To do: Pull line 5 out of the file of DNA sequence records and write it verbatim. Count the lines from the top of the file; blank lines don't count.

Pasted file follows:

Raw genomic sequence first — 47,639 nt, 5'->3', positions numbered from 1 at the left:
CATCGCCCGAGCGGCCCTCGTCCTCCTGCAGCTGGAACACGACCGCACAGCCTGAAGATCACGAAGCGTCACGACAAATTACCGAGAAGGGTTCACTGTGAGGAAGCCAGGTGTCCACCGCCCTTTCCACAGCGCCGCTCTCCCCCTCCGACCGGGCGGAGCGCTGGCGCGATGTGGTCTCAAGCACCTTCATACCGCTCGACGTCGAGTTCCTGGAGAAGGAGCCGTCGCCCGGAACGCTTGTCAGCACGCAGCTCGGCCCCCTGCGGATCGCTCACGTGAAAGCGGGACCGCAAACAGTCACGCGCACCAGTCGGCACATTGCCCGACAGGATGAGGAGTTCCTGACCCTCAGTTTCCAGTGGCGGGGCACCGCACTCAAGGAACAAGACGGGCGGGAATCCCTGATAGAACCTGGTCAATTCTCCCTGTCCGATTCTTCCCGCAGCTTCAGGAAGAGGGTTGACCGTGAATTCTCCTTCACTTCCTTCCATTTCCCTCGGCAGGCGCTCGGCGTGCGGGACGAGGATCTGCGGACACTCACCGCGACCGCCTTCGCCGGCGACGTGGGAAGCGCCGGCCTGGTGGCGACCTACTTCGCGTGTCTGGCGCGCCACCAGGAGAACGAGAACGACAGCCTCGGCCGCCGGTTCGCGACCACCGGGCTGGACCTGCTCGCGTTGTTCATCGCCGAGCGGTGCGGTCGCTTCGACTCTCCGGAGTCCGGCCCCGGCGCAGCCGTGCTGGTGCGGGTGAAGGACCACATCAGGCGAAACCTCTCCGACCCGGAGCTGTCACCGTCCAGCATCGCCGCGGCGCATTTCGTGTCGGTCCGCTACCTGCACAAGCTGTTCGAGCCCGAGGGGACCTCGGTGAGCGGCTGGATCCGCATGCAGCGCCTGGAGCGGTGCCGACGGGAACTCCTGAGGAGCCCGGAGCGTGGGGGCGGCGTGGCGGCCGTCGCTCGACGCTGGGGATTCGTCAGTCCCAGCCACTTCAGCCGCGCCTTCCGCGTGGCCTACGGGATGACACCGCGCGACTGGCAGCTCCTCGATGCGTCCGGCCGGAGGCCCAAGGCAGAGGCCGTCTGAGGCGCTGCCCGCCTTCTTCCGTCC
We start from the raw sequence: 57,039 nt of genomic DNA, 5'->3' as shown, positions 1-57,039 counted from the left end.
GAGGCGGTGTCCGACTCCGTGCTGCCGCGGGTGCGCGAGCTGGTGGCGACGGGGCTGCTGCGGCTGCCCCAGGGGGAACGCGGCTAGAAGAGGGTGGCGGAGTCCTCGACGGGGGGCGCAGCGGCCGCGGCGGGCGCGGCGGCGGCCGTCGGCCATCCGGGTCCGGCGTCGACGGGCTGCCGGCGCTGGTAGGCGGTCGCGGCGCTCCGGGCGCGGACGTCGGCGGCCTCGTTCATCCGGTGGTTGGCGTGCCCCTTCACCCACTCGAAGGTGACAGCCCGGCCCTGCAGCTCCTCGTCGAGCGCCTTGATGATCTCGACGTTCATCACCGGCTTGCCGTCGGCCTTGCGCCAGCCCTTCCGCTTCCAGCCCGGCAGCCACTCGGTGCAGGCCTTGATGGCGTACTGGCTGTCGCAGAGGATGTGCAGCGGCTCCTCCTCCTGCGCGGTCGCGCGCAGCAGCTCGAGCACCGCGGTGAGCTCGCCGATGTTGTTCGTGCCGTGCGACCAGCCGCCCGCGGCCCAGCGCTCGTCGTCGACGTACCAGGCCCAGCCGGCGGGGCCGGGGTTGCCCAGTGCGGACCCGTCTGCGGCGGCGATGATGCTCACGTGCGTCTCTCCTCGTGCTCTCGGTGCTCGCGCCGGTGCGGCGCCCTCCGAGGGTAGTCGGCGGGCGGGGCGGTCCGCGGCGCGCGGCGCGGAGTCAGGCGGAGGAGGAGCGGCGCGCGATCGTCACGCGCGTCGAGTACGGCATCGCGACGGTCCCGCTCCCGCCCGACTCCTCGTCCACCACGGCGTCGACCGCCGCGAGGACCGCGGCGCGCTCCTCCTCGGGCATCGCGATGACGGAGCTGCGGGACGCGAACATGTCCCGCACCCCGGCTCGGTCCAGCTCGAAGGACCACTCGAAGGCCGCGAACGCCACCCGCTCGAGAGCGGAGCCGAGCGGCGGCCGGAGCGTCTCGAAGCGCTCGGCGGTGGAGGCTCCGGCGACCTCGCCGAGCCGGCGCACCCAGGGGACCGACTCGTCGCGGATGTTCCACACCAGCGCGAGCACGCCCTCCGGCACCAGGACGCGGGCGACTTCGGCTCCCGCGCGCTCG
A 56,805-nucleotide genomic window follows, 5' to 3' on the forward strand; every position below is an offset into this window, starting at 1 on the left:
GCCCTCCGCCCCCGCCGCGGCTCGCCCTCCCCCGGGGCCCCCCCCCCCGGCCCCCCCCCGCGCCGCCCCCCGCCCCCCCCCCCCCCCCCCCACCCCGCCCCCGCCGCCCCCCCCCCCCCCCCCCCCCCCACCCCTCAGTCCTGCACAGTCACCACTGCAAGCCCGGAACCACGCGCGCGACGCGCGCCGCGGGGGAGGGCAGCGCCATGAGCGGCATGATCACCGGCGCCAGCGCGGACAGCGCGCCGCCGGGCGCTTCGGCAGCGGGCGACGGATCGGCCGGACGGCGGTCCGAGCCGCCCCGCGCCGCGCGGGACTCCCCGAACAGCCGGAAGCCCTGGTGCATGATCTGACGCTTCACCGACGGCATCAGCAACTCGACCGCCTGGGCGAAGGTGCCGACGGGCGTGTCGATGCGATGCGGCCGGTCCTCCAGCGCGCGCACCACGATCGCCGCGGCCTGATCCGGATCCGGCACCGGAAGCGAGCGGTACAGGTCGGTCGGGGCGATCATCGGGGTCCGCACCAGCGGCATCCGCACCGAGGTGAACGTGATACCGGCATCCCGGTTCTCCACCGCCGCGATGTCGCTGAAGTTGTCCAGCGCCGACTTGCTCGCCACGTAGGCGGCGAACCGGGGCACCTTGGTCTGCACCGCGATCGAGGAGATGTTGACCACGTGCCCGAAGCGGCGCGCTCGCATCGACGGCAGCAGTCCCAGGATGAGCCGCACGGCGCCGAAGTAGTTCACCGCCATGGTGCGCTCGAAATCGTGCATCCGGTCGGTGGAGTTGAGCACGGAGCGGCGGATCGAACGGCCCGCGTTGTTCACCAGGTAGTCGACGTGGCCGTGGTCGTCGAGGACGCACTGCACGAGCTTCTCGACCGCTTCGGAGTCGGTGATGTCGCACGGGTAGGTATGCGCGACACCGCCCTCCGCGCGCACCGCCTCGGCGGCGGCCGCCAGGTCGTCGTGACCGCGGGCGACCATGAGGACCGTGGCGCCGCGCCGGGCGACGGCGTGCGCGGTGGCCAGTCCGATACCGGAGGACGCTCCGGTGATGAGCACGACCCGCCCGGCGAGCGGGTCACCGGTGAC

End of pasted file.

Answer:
A 56,805-nucleotide genomic window follows, 5' to 3' on the forward strand; every position below is an offset into this window, starting at 1 on the left: